Oh good, we no longer have to feel guilty for our sweet tooth that rears its head everytime a chocolate bar gets opened. A study published in Nutrition Journal claims that candy consumption in adults is "not associated with objective measures of adiposity or select cardiovascular risk factors."
Of course, this study was "supported" (ahem, funded) by the National Confectioners Association, which is to say that big candy companies are saying eating candy is totally fine. Some findings? "Frequency of candy consumption was not associated with the risk of obesity, overweight/obesity, elevated waist circumference, elevated skinfold thickness, blood pressure, low density lipoprotein (LDL) or high density lipoprotein (HDL) cholesterol, triglycerides, or insulin resistance." Sure.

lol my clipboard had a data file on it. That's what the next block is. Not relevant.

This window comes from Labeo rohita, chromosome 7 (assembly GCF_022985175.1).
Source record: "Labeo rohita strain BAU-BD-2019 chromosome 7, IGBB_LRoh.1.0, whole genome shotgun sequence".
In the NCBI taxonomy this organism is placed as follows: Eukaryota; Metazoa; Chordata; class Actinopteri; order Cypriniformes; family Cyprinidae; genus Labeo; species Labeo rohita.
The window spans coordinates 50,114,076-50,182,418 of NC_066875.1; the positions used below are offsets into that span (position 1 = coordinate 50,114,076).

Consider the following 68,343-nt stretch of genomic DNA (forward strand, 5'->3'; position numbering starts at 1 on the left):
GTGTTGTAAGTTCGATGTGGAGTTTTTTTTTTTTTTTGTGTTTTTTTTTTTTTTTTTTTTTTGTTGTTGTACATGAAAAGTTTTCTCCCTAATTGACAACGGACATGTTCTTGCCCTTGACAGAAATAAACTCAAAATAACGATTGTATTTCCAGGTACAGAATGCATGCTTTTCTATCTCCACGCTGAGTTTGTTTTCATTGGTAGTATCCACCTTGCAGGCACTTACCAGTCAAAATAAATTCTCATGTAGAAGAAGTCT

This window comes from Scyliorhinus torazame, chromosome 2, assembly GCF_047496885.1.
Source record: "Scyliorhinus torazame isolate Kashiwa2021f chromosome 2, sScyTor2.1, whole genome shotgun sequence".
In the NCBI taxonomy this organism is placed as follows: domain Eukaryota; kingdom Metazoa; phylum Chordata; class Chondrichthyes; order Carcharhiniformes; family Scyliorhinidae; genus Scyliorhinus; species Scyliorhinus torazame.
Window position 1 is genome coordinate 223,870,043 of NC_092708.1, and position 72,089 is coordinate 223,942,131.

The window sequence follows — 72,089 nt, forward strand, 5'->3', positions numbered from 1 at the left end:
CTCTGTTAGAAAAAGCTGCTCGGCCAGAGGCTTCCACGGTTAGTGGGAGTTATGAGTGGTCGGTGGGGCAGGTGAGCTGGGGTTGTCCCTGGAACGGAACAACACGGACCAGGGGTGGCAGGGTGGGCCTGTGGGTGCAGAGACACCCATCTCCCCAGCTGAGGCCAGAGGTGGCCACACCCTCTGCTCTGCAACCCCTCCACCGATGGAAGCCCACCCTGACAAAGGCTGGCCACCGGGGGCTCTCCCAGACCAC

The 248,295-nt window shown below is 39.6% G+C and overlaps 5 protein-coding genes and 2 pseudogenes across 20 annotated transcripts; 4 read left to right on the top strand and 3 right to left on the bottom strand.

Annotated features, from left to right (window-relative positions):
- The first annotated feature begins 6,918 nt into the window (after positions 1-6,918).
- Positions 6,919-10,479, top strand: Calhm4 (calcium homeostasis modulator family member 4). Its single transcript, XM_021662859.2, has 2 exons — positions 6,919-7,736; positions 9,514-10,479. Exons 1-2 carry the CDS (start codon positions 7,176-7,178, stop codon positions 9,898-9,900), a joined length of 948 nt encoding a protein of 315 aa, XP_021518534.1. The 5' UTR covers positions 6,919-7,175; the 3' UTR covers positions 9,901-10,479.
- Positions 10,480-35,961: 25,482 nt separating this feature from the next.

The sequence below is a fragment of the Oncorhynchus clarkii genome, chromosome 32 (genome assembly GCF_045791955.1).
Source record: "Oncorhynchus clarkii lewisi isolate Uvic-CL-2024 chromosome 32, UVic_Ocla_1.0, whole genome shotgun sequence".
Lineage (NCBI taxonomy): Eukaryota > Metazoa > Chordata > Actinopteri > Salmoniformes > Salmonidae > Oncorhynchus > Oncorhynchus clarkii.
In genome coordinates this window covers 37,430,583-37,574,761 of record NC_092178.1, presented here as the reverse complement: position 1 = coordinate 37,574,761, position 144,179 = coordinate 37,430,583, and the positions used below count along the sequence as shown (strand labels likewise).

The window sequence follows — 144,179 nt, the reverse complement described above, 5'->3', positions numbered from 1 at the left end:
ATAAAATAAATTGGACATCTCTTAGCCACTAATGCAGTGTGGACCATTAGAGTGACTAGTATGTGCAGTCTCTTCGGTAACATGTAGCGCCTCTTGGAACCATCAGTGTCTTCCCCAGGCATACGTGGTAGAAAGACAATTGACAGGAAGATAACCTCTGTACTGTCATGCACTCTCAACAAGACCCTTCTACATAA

Of course, past studies and researchers at the Univeristy of North Carolina at Chapel Hill have found that snacking on high-calorie foods is a major cause of childhood obesity, and the National Confestioners Association does note that "given the cross-sectional study design... it cannot be concluded that candy consumption does not cause obesity or untoward levels of cardiovascular risk markers." Still, given all the health studies of the benefits of chocolate, we can only hope that a little candy won't hurt in the long run.
"There is a place for little pleasures, such as candy, in life," Laura Shumow, of the National Confectioners Association said in a press release. "A little treat in moderation can have a positive impact on mood and satisfaction, and as emerging research suggests, minimal impact on diet and health risk." We'll take it.